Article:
Conflicts of Interest Regarding ECT Covers Up Damage

Excerpted from CCHR’s submission to the FDA opposing its 2015 proposal to reclassify the ECT device as a Class II low risk device. CCHR’s submission was submitted in March 2016.

The Food and Drug Administration (FDA) Proposal in 2015 to reduce the risk classification of the ECT device instead of banning it, is of enormous concern, because of potential conflicts of interest of those it is relying upon.

A majority of those psychiatrists in the FDA neurological device advisory committee panel (on ECT devices) hearing held in 2011 that wanted the device rated as a lower risk Class II had conflicts of interest with brain stimulation devices or ECT device companies. Several of these and representatives of the APA argued that it would be too expensive for ECT device manufacturers to conduct clinical trials.

The following comments show that the decision to make the device Class II was likely made before the 2011 Hearing because the major indications for which ECT is to be administered as Class II could not sustain a clinical trial and, as such, APA psychiatrists claim the financial burden shouldn’t be placed on the manufacturers to do so. This is arguably to protect their practices and is not in the interest of patients.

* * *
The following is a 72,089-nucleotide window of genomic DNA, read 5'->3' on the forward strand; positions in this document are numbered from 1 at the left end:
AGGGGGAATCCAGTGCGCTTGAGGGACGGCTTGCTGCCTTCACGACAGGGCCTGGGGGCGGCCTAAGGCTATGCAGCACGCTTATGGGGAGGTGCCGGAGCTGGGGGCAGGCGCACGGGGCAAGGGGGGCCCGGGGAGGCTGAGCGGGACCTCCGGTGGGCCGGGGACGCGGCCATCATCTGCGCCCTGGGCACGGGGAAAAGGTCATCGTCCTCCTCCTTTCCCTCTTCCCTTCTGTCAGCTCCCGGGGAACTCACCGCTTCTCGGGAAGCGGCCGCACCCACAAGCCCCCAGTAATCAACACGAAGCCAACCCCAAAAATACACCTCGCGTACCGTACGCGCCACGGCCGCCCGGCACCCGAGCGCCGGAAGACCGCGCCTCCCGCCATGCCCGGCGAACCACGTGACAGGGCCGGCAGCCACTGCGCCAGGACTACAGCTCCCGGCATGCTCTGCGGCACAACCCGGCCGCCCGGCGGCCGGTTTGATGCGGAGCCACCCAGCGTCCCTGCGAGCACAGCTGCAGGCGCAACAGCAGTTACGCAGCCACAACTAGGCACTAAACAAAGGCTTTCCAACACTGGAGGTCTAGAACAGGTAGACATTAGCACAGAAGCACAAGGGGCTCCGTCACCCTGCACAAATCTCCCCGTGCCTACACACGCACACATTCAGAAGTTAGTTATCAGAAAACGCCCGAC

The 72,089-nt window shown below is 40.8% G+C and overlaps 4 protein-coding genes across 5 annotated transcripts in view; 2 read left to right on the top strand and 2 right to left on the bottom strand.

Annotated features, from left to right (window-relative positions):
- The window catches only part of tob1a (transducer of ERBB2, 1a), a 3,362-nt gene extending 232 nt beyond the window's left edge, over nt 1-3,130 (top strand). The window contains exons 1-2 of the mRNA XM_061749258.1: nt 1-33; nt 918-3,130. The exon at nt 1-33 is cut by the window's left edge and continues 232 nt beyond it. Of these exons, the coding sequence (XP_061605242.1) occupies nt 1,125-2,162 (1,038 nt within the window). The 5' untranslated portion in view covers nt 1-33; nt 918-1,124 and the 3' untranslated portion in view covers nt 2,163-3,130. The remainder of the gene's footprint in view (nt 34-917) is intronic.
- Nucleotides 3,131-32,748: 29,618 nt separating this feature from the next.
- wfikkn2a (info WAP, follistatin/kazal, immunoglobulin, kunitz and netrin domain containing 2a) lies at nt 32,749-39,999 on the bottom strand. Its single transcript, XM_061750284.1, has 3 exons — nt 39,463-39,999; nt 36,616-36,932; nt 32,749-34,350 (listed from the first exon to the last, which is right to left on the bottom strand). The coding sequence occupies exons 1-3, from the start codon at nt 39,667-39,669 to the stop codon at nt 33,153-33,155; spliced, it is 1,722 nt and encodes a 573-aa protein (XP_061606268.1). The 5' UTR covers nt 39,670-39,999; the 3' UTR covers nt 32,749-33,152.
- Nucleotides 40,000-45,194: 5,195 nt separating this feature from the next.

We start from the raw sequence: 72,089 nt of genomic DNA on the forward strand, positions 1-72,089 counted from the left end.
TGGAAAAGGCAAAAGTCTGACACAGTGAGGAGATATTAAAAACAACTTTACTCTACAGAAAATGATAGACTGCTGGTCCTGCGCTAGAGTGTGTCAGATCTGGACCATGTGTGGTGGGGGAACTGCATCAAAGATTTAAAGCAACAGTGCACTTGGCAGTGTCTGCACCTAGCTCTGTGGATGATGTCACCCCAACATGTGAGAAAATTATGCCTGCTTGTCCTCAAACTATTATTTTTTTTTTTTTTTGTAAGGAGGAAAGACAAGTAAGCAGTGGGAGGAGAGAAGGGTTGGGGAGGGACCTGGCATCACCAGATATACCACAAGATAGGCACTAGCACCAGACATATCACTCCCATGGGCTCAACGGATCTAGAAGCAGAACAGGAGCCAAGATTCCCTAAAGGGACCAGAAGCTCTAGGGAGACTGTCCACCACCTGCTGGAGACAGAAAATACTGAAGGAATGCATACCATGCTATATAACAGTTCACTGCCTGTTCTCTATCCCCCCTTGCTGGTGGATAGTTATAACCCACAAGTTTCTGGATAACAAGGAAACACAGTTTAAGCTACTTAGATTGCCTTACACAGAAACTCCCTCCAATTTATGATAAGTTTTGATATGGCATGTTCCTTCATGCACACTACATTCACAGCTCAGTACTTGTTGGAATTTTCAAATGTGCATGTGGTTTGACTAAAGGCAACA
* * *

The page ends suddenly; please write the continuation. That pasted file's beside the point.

Consider attorney Rick Moxon’s submission to the FDA which stated that in a deposition, the President of ECT device manufacturer, MECTA, admitted the company “does not do research.”[1] Ms. Robin Nicol, originally a salesperson at MECTA, bought MECTA with her husband, Gorham Nicol, and became CEO in 1980. Mr. Nicol said: “The doctors in research centers provide the medical requirements and information we need to build the equipment because our function is strictly as a manufacturer.”[2]